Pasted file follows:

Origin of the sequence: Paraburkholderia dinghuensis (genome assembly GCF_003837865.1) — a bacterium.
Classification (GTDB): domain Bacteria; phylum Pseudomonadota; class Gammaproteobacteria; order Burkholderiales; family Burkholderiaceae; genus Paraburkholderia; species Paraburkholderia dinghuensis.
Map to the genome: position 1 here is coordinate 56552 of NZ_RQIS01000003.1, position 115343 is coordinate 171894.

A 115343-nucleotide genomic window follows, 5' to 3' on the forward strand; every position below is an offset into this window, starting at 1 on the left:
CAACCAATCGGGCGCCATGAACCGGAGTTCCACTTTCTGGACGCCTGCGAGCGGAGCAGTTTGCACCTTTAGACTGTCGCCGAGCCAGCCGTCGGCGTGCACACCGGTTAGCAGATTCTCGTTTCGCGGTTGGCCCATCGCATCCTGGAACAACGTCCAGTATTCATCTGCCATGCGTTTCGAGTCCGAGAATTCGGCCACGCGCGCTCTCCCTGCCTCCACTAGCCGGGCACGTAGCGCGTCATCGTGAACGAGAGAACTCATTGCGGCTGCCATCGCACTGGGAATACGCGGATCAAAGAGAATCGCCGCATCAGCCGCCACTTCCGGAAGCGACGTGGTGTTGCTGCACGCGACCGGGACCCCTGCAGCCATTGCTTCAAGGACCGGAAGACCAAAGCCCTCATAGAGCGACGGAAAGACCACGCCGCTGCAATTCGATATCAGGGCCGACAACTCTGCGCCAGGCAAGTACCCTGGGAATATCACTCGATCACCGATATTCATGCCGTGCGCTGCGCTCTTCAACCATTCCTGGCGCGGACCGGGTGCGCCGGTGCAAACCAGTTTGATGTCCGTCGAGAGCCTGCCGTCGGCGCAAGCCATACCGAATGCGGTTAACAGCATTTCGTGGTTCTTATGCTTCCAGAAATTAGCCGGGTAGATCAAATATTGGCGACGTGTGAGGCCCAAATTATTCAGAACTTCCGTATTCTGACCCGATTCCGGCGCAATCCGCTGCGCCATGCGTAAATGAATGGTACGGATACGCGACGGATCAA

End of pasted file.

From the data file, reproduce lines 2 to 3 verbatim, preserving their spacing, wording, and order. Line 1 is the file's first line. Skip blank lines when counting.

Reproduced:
Classification (GTDB): domain Bacteria; phylum Pseudomonadota; class Gammaproteobacteria; order Burkholderiales; family Burkholderiaceae; genus Paraburkholderia; species Paraburkholderia dinghuensis.
Map to the genome: position 1 here is coordinate 56552 of NZ_RQIS01000003.1, position 115343 is coordinate 171894.